Hypericum perforatum: Pharmacokinetic, Mechanism of Action, Tolerability, and Clinical Drug–Drug Interactions

  title={Hypericum perforatum: Pharmacokinetic, Mechanism of Action, Tolerability, and Clinical Drug–Drug Interactions},
  author={Emilio Russo and Francesca Scicchitano and Benjamin J. Whalley and Carmela Mazzitello and M. Lurdes F. Ciriaco and Stefania Esposito and Marinella Patan{\`e} and Roy Upton and Michela Pugliese and Serafina Chimirri and Maria Mamm{\`i} and Caterina Palleria and Giovambattista De Sarro},
  journal={Phytotherapy Research},
Hypericum perforatum (HP) belongs to the Hypericaceae family and is one of the oldest used and most extensively investigated medicinal herbs. The medicinal form comprises the leaves and flowering tops of which the primary ingredients of interest are naphthodianthrones, xanthones, flavonoids, phloroglucinols (e.g. hyperforin), and hypericin. Although several constituents elicit pharmacological effects that are consistent with HP's antidepressant activity, no single mechanism of action underlying… 

A current update on phytochemistry, pharmacology and herb–drug interactions of Hypericum perforatum

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Neuroprotective Activity of Hypericum perforatum and Its Major Components

It has been demonstrated that H. perforatum extracts and several of its major molecular components have the ability to protect against toxic insults, either directly, through neuroprotective mechanisms, or indirectly, through is antioxidant properties.

Role in depression of a multi-fractionated versus a conventional Hypericum perforatum extract.

A multi-fractionated hypericum extract has better clinical outcomes in subjects with depression without determining an increased risk of toxicity or reduced tolerability.

No effects of Hypericum-containing complex on dolutegravir plasma trough concentrations: a case report

Not surprisingly, the concomitant administration of a Hypericum-containing supplement in this HIV-infected patient had no significant effects on plasma drug trough concentrations.

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The review provides information on antidepressant, neuroprotective, nootropic, anxiolytic activity, antibacterial, cytotoxic, anti-inflammatory properties, analgesic, hypoglycaemic effects, and other effects of H. perforatum extracts, as well as its individual compounds.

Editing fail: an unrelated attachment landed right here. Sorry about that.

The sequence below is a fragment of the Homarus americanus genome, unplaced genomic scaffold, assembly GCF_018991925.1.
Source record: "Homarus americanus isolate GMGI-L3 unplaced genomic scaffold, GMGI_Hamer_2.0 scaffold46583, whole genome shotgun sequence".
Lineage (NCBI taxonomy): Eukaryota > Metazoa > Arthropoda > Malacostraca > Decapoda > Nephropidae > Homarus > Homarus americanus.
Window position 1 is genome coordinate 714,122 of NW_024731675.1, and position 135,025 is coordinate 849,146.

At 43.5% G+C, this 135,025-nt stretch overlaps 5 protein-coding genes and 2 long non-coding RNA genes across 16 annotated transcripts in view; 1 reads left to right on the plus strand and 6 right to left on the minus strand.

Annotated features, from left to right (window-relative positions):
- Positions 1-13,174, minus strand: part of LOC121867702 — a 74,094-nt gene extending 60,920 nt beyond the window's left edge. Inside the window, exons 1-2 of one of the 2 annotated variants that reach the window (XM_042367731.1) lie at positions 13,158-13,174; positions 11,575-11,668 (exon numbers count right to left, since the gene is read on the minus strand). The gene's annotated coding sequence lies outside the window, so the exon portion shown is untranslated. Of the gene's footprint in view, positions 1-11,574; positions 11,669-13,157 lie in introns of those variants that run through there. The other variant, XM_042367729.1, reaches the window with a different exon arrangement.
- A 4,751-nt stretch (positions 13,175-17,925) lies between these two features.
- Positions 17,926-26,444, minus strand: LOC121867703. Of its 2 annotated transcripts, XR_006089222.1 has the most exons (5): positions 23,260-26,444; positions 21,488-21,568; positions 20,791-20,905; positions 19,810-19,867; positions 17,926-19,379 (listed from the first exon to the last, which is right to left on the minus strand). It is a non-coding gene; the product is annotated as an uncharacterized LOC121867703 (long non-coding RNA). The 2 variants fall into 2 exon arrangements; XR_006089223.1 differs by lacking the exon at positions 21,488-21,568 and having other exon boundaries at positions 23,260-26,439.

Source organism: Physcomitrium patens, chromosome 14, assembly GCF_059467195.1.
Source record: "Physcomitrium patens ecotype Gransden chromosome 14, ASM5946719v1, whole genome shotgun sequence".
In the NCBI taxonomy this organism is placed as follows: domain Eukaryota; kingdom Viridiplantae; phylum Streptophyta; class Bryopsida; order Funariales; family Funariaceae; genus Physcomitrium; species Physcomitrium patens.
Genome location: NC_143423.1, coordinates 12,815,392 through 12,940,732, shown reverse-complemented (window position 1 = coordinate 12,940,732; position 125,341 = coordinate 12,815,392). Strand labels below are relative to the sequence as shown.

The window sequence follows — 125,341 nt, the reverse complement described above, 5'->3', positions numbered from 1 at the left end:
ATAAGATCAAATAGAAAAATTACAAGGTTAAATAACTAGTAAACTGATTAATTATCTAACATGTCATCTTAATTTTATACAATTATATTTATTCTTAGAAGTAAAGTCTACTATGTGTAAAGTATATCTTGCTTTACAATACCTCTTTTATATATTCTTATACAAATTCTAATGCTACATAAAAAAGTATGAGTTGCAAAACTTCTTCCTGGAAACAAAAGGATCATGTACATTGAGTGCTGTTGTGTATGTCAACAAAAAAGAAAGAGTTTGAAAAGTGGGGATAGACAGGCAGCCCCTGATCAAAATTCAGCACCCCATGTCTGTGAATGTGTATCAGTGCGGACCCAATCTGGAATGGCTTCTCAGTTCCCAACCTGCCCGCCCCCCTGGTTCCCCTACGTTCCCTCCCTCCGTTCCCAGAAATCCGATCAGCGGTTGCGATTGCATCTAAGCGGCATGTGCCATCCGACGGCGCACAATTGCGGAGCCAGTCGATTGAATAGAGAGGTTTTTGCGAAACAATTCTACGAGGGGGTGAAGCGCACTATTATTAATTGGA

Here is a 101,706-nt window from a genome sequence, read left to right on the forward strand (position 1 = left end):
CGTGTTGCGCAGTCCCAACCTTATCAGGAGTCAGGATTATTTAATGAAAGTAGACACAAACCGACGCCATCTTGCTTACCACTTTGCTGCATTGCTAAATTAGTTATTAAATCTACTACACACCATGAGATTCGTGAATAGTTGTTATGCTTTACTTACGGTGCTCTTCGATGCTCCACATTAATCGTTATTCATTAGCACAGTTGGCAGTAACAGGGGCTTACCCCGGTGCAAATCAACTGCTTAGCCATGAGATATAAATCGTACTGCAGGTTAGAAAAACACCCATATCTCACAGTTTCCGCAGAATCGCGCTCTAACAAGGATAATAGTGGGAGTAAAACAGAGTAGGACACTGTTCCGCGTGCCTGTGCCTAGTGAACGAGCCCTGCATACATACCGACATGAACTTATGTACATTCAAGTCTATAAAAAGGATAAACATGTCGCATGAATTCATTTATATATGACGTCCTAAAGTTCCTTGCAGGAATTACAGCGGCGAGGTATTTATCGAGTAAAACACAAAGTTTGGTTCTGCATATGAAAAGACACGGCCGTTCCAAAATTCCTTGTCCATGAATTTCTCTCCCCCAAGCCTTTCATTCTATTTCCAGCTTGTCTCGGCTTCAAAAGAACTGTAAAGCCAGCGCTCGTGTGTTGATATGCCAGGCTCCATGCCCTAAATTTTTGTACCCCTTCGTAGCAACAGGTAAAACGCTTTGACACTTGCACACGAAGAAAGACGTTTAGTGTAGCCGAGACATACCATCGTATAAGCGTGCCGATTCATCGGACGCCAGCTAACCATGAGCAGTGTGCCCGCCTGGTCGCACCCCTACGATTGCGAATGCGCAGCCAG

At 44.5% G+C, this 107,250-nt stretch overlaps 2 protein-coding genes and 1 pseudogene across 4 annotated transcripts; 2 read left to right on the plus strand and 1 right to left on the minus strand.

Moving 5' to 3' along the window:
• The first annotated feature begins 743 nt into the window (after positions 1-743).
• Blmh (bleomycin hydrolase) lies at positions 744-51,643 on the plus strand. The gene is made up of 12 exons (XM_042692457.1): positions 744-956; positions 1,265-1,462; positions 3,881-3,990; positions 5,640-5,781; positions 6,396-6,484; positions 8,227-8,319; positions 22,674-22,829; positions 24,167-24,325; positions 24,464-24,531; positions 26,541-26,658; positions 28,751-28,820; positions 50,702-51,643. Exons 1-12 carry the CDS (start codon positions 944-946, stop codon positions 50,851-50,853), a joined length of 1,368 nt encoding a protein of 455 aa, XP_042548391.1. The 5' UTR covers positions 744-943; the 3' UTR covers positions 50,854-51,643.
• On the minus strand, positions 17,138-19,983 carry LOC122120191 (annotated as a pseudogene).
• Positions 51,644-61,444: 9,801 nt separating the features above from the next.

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Hypericum Perforatum: A ‘Modern’ Herbal Antidepressant

Until now, the pharmacokinetic profile of the flavonoids in humans after oral administration of an alcoholic H. perforatum extract has been investigated in only one study, but more data are available for rutin and the aglycone quercetin after administration of pure substances or other flavonoid sources.

Herb–Drug Interactions with St John’s Wort (Hypericum perforatum): an Update on Clinical Observations

St John’s wort extracts, prepared from the aerial parts of Hypericum perforatum, contain numerous pharmacologically active ingredients, including naphthodianthrones, which are widely used for the treatment of mild-to-moderate depression.

A review of clinical and experimental observations about antidepressant actions and side effects produced by Hypericum perforatum extracts.

Some of the controversial evidence derived from clinical and experimental studies suggesting that H. perforatum exerts antidepressant-like actions are reviewed, and some of its side effects, such as nausea, rash, fatigue, restlessness, photosensitivity, acute neuropathy, and even episodes of mania and serotonergic syndrome when administered simultaneously with other antidepressant drugs are reviewed.

A review of the antibacterial activity of Hypericum perforatum L.

Hypericin and pseudohypericin: pharmacokinetics and effects on photosensitivity in humans.

Doses used in this study were higher than typical doses in current commercial preparations, frequency of side effects was equal to placebo medication and UV light sensitivity was not or only marginally increased, and there was no correlation between total hypericin plasma concentrations and photosensitivity.

Clinical herbal interactions with conventional drugs: from molecules to maladies.

Garlic has been shown to increase the clotting time and international normalized ratio of warfarin, cause hypoglycaemia when taken with chlorpropamide, and reduce the area under the plasma concentration-time curve (AUC) and maximum concentration of saquinavir in humans.

Antidepressant activity of hypericum perforatum and hyperforin: the neglected possibility.

The observations made during this study indicate that hyperforin is the major, but not the only antidepressive component of alcoholic extracts.

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Possible pharmacodynamic interactions with selective serotonin re-uptake inhibitors and serotonin (5-HT(1d)) receptor-agonists such as triptans used to treat migraine were identified and are associated with an increased risk of adverse reactions.

An update on clinical drug interactions with the herbal antidepressant St. John's wort.

This review highlights and updates the knowledge regarding drug interactions with SJW by a systematic review of all the available evidence, including worldwide published literature and spontaneous case reports.